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We filed our Mechanics Lien, we're now being sued for breach of contract

CaliforniaMechanics LienPayment Disputes

We left the job site with the promise to return the following day if the owner was willing to abandon the use of illegal cash workers... (specifically forcing us to use them in our scope of work and "split" the cost). We emailed on Friday September 15th that we would not accept these workers and upon our arrival an argument ensued stressing that we had to use the workers. (September 18) We were told (and in writing) that we would not be paid our July monies (August & September owed as well) if we didn't return and that the owner had no intention of bringing his job site legal. Several attempts by the owner were made to convince us that his way was the only way and after checking with an Employment Practices Liability Insurance carrier, they said that the risk was too great and to not employ anyone that has not undergone our routine hiring practices. The owner would not comply. The owner then paid our supplier through a joint check and attempted to have our endorsement of the check be a complete lien release. We returned the check and requested a new check be issued to our supplier without the language. We endorsed the check and the supplier got paid in full. We were left standing without being paid for our labor. We filed our mechanic's lien on 12/4, we served the owner with a final demand letter which is required for small claims action on January 5th. He responded by a counter suit of inaccuracies dated January 10th. We were served by mail and have till March 4th (Sunday) to respond. Our response has to contain reference to his avoidance of payroll taxes, workmen's comp for the workers - all of which he was trying to make us an accomplice to on September 18th. At one point he wanted us to oversee a labor crew which conducts unlicensed activity on the weekends, all in our scope of work and liability. Please see the last communications we received. Since that date, my son has reached to the attorney and he won't return any calls. "Sharon My client prefers for me to not engage in discussions with you about the case. We feel strongly we have a solid case. Further, Nathaniel is the contractor and the one accountable for his work. Finally, I suggest you file a release of the mechanics lien immediately. It is flawed and we will hold Nathaniel responsible for it remaining a burden on my clients title and the costs to expunge it. Thant would be a good first step to exhibit good faith. Please cease any further communications with me on your son’s behalf. Steve"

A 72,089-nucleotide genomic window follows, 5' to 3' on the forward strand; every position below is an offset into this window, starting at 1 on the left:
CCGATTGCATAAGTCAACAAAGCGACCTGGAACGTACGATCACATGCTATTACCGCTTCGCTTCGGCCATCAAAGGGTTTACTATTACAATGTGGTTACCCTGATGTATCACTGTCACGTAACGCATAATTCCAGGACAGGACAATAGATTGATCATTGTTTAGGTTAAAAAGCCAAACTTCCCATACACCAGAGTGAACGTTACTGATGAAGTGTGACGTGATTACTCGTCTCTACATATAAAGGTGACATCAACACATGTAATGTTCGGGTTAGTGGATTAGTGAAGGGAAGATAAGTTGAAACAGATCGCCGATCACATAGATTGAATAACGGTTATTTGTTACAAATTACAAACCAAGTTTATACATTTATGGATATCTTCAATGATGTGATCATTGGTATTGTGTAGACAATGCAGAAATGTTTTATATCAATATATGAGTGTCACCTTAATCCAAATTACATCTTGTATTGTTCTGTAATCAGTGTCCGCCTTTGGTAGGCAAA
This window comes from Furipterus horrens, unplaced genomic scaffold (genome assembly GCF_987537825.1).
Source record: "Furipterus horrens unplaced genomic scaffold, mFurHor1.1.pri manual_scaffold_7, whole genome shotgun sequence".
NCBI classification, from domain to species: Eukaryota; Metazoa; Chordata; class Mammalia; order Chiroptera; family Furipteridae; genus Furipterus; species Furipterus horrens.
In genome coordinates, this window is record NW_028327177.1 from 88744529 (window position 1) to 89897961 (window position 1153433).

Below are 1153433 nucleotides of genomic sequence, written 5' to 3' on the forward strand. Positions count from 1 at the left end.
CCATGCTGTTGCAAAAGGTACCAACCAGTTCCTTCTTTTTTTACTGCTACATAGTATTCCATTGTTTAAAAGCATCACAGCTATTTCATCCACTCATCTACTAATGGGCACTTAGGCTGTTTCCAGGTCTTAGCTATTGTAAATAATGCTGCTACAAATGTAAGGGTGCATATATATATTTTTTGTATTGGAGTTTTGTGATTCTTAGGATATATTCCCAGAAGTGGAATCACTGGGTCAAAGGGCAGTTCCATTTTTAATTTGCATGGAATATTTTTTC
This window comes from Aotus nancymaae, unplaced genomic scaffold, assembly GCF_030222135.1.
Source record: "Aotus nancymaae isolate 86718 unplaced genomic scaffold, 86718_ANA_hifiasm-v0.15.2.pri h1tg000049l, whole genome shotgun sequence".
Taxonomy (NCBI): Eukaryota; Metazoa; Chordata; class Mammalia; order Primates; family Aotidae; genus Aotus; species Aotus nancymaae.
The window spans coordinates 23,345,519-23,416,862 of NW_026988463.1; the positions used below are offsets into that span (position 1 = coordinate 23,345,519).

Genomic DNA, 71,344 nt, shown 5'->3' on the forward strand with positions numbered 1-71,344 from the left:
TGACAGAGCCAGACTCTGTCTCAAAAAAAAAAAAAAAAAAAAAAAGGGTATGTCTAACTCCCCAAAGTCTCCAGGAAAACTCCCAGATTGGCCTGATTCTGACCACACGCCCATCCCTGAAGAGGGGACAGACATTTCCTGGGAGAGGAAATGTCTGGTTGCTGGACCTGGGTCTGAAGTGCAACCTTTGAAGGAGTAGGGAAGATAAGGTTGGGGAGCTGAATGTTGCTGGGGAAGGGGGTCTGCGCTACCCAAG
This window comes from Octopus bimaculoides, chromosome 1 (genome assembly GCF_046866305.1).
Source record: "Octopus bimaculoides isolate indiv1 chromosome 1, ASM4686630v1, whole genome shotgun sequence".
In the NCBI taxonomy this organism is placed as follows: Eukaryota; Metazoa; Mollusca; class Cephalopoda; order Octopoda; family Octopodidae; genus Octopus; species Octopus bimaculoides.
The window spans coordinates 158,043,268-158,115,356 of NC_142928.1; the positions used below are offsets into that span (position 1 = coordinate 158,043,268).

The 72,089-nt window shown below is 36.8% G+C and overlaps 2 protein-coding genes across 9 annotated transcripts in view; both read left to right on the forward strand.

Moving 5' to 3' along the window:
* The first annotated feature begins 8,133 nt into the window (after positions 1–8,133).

1 reply

Feb 21, 2018
I'm sorry to hear about that. The whole situation sounds very unfair. First, I'll note that it sounds like it's time to hire an attorney - this dispute has reached quite the tipping point and there are a number of issues at play. If nothing else, many law offices will provide free or discounted initial consultations, and they may be able to provide some guidance there. Unfortunately, some owners will be patently unreasonable. At this point, it would be wise to begin building your case. Collecting any and all communications relating to a project would be a smart move - especially those communications where an owner has asked to proceed in an illegal fashion or has referenced nonpayment. Again, hiring legal counsel would be a wise move - by hiring your own attorney, they will be able to further assess your situation and decide on a legal strategy for asserting your claims. Further, they will be able to help accumulate relevant and important communications with the owner to fortify your position. Finally, with a mechanics lien filed, keep in mind that foreclosing the lien is still in play. California has a relatively short timeframe for initiating a foreclosure action (90 days - though this can be extended upon agreement) - so keep that deadline in mind. Since foreclosure is a legal action, an attorney would be needed for this step as well.
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